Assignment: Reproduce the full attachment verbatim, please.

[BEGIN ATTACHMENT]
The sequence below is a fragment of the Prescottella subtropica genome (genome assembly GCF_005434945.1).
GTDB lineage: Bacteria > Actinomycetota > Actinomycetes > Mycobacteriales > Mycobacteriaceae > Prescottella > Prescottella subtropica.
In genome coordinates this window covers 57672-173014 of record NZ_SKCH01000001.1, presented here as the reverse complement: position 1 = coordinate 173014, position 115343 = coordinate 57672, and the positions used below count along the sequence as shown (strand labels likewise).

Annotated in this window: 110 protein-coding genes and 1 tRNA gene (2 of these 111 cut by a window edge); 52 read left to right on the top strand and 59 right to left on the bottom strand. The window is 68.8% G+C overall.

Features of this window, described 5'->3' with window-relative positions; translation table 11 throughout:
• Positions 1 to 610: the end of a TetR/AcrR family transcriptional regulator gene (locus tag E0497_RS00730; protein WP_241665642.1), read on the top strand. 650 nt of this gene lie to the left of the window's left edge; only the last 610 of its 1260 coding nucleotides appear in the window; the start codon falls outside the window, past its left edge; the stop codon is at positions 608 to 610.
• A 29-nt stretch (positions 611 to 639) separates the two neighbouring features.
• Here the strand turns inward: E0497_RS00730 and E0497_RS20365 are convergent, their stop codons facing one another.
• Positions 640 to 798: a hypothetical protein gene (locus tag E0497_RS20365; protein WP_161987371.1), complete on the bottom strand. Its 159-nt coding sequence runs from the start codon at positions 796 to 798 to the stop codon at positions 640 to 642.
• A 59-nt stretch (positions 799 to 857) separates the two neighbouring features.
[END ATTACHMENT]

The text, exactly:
The sequence below is a fragment of the Prescottella subtropica genome (genome assembly GCF_005434945.1).
GTDB lineage: Bacteria > Actinomycetota > Actinomycetes > Mycobacteriales > Mycobacteriaceae > Prescottella > Prescottella subtropica.
In genome coordinates this window covers 57672-173014 of record NZ_SKCH01000001.1, presented here as the reverse complement: position 1 = coordinate 173014, position 115343 = coordinate 57672, and the positions used below count along the sequence as shown (strand labels likewise).

Annotated in this window: 110 protein-coding genes and 1 tRNA gene (2 of these 111 cut by a window edge); 52 read left to right on the top strand and 59 right to left on the bottom strand. The window is 68.8% G+C overall.

Features of this window, described 5'->3' with window-relative positions; translation table 11 throughout:
• Positions 1 to 610: the end of a TetR/AcrR family transcriptional regulator gene (locus tag E0497_RS00730; protein WP_241665642.1), read on the top strand. 650 nt of this gene lie to the left of the window's left edge; only the last 610 of its 1260 coding nucleotides appear in the window; the start codon falls outside the window, past its left edge; the stop codon is at positions 608 to 610.
• A 29-nt stretch (positions 611 to 639) separates the two neighbouring features.
• Here the strand turns inward: E0497_RS00730 and E0497_RS20365 are convergent, their stop codons facing one another.
• Positions 640 to 798: a hypothetical protein gene (locus tag E0497_RS20365; protein WP_161987371.1), complete on the bottom strand. Its 159-nt coding sequence runs from the start codon at positions 796 to 798 to the stop codon at positions 640 to 642.
• A 59-nt stretch (positions 799 to 857) separates the two neighbouring features.